School of Behavioral Sciences


Doctor of Education in Community Care and Counseling (EdD)


Pamela Moore


African American Women, Absent Fathers, Marital Satisfaction, Supportive Mother


Social and Behavioral Sciences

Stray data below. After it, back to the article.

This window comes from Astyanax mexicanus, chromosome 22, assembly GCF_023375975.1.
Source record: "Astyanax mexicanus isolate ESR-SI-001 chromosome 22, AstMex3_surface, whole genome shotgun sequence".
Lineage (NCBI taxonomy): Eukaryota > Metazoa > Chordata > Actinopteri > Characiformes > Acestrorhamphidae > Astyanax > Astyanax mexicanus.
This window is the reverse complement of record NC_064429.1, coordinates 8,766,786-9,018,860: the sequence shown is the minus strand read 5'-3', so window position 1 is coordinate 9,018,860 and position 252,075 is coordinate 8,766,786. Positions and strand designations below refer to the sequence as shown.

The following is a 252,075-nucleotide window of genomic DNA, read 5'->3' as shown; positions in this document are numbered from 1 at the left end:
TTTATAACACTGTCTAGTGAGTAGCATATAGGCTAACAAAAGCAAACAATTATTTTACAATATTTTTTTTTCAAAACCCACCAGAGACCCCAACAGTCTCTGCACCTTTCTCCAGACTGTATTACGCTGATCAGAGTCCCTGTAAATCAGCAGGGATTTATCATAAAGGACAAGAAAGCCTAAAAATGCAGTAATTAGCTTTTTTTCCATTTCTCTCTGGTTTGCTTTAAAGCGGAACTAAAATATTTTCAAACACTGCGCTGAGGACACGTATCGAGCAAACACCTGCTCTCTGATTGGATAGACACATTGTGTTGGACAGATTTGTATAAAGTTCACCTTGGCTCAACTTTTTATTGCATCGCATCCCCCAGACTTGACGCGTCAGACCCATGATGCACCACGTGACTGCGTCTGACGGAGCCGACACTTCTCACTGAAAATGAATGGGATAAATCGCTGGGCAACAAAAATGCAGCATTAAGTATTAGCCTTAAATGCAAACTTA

The African American community is plagued with single-parent homes, headed by women. Importantly, while the father-absent phenomenon has gained more attention, much research is still needed to gain a complete perspective of the absent father and its influence upon the adult child, specifically the adult daughter who is at significant risk of continuing in her parent's footsteps. The purpose of this quantitative survey method research is to explore the impact of father absenteeism among African American adult daughters and their marital satisfaction; additionally, examining can supportive mothers moderate the effect. This study examined the marital satisfaction among African American women with absent fathers in comparison to African American women with a present father in childhood, in addition to the supportive mother variable. African American women (N=21) drawn from a convenient sample of churchgoers, who were in a heterosexual marriage, at least 18 years and older, in the Northeast region of the United States with access to an email completed measures of marital satisfaction using the Couple Satisfaction Index and the support of their mother using the Adult Daughter-Mother Relationship Questionnaire. Overall, there was not a significant difference between the marital satisfaction of African American women with absent fathers in comparison to those with present fathers in childhood. However, the regression analysis indicated that marital satisfaction decreased as the mother’s support increased for those with absent fathers. The results indicate a need for further, in-depth research considering a new sample size and including individuals that are not churchgoers.